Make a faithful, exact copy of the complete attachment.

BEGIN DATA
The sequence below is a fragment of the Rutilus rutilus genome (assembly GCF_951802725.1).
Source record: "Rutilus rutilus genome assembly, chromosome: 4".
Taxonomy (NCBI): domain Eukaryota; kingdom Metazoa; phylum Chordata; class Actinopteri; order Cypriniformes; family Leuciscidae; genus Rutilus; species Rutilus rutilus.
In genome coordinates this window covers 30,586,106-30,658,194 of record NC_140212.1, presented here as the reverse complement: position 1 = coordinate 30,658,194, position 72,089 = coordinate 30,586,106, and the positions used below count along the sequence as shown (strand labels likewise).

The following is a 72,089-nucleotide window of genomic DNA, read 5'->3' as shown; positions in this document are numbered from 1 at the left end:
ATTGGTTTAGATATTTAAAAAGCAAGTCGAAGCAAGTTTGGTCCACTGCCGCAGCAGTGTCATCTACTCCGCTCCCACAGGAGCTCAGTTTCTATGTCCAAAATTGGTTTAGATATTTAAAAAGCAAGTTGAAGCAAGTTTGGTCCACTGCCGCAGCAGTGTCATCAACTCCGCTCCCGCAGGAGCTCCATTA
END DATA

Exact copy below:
The sequence below is a fragment of the Rutilus rutilus genome (assembly GCF_951802725.1).
Source record: "Rutilus rutilus genome assembly, chromosome: 4".
Taxonomy (NCBI): domain Eukaryota; kingdom Metazoa; phylum Chordata; class Actinopteri; order Cypriniformes; family Leuciscidae; genus Rutilus; species Rutilus rutilus.
In genome coordinates this window covers 30,586,106-30,658,194 of record NC_140212.1, presented here as the reverse complement: position 1 = coordinate 30,658,194, position 72,089 = coordinate 30,586,106, and the positions used below count along the sequence as shown (strand labels likewise).

The following is a 72,089-nucleotide window of genomic DNA, read 5'->3' as shown; positions in this document are numbered from 1 at the left end:
ATTGGTTTAGATATTTAAAAAGCAAGTCGAAGCAAGTTTGGTCCACTGCCGCAGCAGTGTCATCTACTCCGCTCCCACAGGAGCTCAGTTTCTATGTCCAAAATTGGTTTAGATATTTAAAAAGCAAGTTGAAGCAAGTTTGGTCCACTGCCGCAGCAGTGTCATCAACTCCGCTCCCGCAGGAGCTCCATTA